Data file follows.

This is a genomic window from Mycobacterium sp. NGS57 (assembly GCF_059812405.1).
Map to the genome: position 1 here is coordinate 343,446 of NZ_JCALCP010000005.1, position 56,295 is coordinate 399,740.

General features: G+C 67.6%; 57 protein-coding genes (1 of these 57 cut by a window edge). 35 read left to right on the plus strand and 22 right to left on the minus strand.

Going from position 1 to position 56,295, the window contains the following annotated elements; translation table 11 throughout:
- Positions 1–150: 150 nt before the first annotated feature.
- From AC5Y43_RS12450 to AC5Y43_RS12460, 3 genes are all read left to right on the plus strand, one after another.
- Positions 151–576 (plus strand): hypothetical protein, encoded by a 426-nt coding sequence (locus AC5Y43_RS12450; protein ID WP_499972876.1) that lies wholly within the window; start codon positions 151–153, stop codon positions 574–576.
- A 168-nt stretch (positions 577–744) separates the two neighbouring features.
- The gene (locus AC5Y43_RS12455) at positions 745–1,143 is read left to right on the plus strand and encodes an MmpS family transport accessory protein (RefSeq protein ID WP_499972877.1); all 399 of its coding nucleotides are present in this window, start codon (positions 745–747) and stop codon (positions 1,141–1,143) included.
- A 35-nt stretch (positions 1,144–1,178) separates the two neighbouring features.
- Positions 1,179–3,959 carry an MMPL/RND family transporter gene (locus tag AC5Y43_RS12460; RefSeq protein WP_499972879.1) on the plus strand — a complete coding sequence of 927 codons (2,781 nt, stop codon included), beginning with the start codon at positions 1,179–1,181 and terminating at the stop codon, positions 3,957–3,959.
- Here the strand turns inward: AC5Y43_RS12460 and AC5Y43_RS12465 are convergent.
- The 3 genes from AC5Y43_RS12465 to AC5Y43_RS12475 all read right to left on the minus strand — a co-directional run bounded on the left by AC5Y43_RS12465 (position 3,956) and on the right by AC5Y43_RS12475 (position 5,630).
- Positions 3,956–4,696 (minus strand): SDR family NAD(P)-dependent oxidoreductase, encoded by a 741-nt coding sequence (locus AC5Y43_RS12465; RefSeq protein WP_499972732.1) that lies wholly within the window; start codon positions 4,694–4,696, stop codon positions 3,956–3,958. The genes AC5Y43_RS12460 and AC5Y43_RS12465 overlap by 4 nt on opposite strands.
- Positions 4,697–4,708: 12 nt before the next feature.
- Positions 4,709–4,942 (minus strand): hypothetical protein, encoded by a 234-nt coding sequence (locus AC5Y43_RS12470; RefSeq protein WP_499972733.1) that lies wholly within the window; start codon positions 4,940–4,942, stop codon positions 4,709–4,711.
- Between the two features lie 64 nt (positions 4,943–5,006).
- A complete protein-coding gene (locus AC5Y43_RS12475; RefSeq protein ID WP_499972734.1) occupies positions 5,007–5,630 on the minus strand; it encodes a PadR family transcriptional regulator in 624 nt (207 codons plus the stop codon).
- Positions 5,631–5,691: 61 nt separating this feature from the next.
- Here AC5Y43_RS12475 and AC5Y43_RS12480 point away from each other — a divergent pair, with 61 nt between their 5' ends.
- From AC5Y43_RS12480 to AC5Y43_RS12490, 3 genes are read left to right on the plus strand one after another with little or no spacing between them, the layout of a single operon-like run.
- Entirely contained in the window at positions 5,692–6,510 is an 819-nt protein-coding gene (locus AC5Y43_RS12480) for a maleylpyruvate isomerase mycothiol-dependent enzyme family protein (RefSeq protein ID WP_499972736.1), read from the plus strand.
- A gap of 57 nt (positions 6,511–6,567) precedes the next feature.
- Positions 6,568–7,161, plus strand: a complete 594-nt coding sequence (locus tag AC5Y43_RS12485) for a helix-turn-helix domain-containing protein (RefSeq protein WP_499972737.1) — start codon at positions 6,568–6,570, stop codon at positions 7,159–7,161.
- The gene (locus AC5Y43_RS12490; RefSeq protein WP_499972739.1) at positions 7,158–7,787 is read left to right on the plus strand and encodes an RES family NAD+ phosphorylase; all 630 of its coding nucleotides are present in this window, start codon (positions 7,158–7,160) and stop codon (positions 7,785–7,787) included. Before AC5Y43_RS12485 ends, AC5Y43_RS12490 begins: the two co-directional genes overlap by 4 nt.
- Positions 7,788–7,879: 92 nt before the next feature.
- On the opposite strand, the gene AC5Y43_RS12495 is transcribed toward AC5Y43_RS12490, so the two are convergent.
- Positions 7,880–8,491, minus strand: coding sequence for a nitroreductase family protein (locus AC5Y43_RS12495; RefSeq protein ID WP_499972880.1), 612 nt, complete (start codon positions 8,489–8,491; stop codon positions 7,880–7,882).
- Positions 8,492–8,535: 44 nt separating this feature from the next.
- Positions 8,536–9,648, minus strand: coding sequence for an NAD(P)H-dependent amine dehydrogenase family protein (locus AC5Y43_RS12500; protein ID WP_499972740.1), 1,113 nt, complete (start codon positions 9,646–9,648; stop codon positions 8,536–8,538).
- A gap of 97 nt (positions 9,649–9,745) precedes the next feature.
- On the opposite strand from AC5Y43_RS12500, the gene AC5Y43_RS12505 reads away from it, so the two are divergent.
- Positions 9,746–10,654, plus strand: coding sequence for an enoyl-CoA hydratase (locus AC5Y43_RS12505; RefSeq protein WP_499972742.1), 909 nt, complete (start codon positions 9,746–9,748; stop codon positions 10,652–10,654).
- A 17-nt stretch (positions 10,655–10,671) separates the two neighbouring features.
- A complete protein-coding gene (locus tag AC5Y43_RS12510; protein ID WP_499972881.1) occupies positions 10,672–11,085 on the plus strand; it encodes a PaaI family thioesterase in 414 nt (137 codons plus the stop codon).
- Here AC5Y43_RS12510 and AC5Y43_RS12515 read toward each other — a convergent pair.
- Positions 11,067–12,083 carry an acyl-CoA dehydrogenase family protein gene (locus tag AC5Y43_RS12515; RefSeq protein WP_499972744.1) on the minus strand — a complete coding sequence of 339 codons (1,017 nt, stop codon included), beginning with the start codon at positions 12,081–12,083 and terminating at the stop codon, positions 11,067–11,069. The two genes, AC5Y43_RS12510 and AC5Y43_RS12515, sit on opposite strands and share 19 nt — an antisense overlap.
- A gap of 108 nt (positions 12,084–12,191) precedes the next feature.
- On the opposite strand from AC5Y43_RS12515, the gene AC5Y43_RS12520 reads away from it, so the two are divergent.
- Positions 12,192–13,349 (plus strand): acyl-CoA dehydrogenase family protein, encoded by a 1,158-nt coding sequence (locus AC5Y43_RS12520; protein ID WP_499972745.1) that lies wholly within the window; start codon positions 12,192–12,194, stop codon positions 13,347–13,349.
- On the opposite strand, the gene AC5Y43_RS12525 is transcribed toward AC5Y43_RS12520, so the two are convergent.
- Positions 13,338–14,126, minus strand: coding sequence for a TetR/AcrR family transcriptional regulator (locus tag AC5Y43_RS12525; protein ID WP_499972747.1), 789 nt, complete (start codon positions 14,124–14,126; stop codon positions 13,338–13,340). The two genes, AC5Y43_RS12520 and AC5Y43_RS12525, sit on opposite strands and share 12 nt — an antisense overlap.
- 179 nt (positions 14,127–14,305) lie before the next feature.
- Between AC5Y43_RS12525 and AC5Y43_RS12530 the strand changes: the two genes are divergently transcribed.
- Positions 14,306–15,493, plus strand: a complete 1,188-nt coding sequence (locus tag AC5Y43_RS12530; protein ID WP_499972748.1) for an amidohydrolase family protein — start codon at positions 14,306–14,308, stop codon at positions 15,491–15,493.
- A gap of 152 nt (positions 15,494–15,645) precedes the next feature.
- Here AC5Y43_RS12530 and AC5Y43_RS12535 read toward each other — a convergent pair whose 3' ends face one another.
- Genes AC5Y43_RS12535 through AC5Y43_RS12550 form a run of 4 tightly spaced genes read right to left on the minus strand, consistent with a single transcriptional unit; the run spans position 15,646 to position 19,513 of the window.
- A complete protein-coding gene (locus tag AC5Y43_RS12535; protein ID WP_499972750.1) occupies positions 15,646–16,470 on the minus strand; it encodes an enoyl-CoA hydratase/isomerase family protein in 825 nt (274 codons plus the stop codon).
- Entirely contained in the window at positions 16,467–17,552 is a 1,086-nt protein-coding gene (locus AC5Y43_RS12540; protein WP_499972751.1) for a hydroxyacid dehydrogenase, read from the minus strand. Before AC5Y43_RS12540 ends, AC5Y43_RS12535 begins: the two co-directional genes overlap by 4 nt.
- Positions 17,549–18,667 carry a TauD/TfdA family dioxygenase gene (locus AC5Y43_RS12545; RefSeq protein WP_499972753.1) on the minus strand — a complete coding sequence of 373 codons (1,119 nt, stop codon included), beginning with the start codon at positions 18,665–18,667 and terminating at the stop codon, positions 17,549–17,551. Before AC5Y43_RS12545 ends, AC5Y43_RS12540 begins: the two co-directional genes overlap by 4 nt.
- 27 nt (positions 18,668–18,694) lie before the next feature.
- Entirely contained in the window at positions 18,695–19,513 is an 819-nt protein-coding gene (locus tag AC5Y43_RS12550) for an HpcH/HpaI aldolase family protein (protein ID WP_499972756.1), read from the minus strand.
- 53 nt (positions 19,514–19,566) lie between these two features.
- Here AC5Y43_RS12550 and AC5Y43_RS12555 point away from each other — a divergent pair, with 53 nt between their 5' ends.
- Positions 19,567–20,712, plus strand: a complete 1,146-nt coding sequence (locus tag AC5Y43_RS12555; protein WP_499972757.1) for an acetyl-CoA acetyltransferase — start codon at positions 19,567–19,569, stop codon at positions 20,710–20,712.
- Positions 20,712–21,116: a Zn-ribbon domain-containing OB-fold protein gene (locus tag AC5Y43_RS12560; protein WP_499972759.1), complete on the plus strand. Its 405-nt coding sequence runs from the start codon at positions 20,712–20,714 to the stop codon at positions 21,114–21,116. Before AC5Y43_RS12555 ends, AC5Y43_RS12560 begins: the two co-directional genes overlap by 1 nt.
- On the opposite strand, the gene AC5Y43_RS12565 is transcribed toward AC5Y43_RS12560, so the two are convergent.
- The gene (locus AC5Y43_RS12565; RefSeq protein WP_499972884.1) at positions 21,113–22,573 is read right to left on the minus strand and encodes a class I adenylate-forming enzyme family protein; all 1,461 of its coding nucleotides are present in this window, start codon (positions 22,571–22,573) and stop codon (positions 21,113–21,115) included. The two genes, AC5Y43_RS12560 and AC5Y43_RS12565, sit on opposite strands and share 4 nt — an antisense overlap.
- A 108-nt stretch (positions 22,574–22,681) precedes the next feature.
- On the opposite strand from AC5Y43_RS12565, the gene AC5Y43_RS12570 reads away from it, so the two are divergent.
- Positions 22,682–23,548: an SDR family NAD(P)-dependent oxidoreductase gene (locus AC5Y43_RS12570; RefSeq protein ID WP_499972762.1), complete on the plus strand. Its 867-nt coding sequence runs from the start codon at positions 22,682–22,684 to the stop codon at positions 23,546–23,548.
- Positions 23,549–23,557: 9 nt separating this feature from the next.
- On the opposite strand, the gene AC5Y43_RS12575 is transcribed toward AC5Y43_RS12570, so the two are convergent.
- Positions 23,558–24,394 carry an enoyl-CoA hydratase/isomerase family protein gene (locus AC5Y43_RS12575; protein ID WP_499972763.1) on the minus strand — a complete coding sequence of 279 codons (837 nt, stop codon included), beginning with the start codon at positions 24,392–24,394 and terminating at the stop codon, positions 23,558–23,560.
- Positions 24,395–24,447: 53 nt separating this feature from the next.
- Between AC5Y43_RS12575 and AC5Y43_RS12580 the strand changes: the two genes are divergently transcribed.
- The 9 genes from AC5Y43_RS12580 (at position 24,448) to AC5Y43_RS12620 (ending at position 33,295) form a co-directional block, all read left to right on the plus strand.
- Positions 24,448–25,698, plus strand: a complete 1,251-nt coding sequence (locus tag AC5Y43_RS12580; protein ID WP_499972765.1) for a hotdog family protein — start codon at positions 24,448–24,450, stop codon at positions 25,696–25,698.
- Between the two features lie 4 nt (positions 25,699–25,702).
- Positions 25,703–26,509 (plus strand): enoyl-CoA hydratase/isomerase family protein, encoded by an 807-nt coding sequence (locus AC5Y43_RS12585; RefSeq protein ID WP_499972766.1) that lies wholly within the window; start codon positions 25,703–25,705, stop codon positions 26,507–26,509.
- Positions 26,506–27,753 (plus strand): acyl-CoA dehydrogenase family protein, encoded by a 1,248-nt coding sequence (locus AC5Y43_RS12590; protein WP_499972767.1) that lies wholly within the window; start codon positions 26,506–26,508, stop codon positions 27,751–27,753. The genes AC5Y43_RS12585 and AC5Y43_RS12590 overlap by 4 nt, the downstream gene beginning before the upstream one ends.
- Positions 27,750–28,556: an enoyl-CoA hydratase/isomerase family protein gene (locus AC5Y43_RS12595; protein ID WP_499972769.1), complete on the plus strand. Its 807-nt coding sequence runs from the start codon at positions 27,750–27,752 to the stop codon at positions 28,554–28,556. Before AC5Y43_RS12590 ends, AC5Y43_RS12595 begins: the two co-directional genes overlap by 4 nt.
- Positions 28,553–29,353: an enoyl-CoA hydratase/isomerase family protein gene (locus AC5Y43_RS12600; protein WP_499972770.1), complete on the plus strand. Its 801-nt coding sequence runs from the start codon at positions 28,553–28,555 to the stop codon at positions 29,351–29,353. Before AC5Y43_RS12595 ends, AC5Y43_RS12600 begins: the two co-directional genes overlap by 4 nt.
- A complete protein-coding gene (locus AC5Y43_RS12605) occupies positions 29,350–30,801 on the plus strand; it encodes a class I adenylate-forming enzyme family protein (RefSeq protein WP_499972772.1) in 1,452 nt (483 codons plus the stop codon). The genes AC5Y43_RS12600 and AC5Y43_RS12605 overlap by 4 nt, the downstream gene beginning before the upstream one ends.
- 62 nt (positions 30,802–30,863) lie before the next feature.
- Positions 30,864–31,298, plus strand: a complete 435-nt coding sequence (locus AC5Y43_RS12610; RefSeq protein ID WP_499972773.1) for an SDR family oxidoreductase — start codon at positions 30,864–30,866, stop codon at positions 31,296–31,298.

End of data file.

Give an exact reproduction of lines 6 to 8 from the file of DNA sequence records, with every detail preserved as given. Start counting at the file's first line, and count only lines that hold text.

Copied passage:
- From AC5Y43_RS12450 to AC5Y43_RS12460, 3 genes are all read left to right on the plus strand, one after another.
- Positions 151–576 (plus strand): hypothetical protein, encoded by a 426-nt coding sequence (locus AC5Y43_RS12450; protein ID WP_499972876.1) that lies wholly within the window; start codon positions 151–153, stop codon positions 574–576.
- A 168-nt stretch (positions 577–744) separates the two neighbouring features.